And I'm not against difficult games. Probably my favourite game of all time is FTL & I've beat than on hard with multiple ships. But the difficulty I enjoy is one which challenges your decision-making, problem-solving, strategy and even your coordination (a la Spiderman). The difficulty I don't like is one which stems from trying to overcome flawed or sluggish controls or a bad camera.

The fact that it took me multiple attempts at the final boss actually detracted from the experience for me as when I'm scaling him for the umpteenth time after falling off because of imprecise jumping or excessive thrashing I'm thinking how much I want it to be over rather than marvelling at the awesome scale and design - which is what I should be doing. It's not about being overpowered - it's about being comfortably in control of intuitive controls.

I don't want to sound overly negative though - I guess the complaining comes from a place of frustration, as not many games hit the highs of SOTC, but then it seems to needlessly trip itself up with some relatively basic issues. It's only because I enjoyed some parts so much that I care enough to complain - if that makes sense...

I had the same frustration while playing the remaster. That final boss requires some odd timing. As far as I remember you can stab him somewhere so he holds still and it becomes quite easy. Or maybe it was shoot his other hand with an arrow. There is a way to make it a lot more easy.

I also had that frustration at the huge boss where you have to climb up the castle walls every time. There is also a 'shortcut' there yet like Dark Souls, you have to stumble upon it. If I had a better memory I would play it again. Ico has a frustrating part as well, where you have to time a ball launch or something. And TLG simply has a bug where Trico stops responding if you do things in the wrong order :/ No game is perfect.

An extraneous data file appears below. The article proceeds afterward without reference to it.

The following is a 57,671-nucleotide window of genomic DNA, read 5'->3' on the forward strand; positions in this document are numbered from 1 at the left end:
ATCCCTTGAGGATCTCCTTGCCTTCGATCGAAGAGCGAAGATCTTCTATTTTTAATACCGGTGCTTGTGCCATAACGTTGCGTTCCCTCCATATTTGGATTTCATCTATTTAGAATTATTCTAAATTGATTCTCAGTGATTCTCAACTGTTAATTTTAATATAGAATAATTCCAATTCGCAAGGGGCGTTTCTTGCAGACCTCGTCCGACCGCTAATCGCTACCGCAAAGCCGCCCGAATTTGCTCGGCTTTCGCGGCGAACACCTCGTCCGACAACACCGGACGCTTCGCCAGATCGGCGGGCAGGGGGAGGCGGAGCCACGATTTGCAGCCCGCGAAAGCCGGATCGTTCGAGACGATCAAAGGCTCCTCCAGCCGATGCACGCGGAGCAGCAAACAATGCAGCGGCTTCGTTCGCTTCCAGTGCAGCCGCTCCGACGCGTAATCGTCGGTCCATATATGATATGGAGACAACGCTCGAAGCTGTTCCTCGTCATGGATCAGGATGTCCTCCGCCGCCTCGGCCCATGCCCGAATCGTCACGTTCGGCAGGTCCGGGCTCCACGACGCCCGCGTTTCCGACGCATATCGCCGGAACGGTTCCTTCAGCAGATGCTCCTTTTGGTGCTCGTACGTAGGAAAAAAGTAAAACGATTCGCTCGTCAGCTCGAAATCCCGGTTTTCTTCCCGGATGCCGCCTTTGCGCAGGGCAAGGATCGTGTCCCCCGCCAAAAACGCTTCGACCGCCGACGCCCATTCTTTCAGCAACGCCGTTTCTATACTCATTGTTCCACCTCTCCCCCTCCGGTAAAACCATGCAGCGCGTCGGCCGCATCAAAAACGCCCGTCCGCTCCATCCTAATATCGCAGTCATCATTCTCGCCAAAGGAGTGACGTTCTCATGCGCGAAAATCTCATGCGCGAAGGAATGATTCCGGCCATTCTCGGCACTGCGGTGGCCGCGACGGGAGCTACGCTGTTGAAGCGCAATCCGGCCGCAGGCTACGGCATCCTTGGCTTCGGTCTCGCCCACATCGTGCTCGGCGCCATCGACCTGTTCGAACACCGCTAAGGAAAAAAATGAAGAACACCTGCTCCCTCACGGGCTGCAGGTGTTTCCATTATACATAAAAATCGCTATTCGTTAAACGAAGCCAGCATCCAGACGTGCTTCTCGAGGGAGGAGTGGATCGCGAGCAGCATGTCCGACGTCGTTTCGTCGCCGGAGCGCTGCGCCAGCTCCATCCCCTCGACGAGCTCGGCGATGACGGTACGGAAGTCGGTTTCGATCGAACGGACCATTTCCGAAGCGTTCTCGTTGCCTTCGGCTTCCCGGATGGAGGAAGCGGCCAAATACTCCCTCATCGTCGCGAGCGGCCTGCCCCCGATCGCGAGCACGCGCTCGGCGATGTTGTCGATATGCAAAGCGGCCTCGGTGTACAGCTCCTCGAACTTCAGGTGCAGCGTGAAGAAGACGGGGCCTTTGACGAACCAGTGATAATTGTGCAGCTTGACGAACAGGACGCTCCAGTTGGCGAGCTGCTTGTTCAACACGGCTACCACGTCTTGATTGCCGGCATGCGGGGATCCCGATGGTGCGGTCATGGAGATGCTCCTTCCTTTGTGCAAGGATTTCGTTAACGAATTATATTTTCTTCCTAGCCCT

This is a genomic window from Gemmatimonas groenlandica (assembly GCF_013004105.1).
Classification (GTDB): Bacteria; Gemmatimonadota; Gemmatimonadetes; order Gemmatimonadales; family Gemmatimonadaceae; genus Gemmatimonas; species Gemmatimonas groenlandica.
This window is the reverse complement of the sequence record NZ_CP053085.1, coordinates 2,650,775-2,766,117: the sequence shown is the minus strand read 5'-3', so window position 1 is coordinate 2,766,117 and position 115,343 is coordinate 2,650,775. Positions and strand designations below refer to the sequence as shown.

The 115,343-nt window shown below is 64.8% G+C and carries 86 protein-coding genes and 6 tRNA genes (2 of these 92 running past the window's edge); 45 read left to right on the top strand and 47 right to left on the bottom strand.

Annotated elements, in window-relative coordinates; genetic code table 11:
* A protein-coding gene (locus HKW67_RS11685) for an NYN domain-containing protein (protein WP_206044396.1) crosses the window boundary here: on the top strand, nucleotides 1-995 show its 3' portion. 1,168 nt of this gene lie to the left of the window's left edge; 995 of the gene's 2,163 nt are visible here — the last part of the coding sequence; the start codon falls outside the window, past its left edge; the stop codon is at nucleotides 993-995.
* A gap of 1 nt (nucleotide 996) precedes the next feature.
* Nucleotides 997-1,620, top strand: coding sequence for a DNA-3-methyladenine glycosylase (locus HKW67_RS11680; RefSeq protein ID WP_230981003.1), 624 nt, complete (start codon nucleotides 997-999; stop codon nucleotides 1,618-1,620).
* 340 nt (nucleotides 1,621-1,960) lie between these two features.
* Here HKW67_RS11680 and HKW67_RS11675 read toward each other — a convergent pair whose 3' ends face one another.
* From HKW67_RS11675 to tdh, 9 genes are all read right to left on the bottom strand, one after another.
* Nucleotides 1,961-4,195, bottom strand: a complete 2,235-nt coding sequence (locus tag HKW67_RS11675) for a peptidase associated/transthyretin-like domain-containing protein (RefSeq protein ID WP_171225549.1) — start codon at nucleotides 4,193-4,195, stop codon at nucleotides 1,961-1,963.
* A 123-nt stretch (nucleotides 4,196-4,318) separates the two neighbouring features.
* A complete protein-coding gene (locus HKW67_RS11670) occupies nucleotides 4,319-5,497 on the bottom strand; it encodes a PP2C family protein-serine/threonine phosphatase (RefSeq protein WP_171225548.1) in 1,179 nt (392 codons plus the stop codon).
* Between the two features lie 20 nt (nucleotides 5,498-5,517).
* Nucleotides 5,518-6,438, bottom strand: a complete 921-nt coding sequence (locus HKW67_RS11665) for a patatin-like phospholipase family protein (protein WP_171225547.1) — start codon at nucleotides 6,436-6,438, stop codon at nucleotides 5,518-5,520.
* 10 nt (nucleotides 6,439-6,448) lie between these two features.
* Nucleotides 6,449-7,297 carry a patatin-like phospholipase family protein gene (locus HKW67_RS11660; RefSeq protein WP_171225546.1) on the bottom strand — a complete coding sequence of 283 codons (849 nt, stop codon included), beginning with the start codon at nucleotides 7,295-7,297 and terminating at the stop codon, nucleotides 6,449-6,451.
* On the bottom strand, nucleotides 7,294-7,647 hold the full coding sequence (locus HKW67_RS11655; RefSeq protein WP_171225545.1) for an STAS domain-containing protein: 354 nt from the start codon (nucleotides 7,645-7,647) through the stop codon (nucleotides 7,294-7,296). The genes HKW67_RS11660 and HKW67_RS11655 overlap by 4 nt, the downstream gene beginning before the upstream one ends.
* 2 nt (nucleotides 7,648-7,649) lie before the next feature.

Hence it's nice to have all that down time in between the bosses :)



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SvennoJ said:
Biggerboat1 said:

I actually found the horse riding fine - it actually does provide a lot of steer assist when you're going over bridges, through forest, ravines etc. There were times when the game decided I couldn't go into full gallop which was annoying but not that big a deal.

And I'm not against difficult games. Probably my favourite game of all time is FTL & I've beat than on hard with multiple ships. But the difficulty I enjoy is one which challenges your decision-making, problem-solving, strategy and even your coordination (a la Spiderman). The difficulty I don't like is one which stems from trying to overcome flawed or sluggish controls or a bad camera.

The fact that it took me multiple attempts at the final boss actually detracted from the experience for me as when I'm scaling him for the umpteenth time after falling off because of imprecise jumping or excessive thrashing I'm thinking how much I want it to be over rather than marvelling at the awesome scale and design - which is what I should be doing. It's not about being overpowered - it's about being comfortably in control of intuitive controls.

I don't want to sound overly negative though - I guess the complaining comes from a place of frustration, as not many games hit the highs of SOTC, but then it seems to needlessly trip itself up with some relatively basic issues. It's only because I enjoyed some parts so much that I care enough to complain - if that makes sense...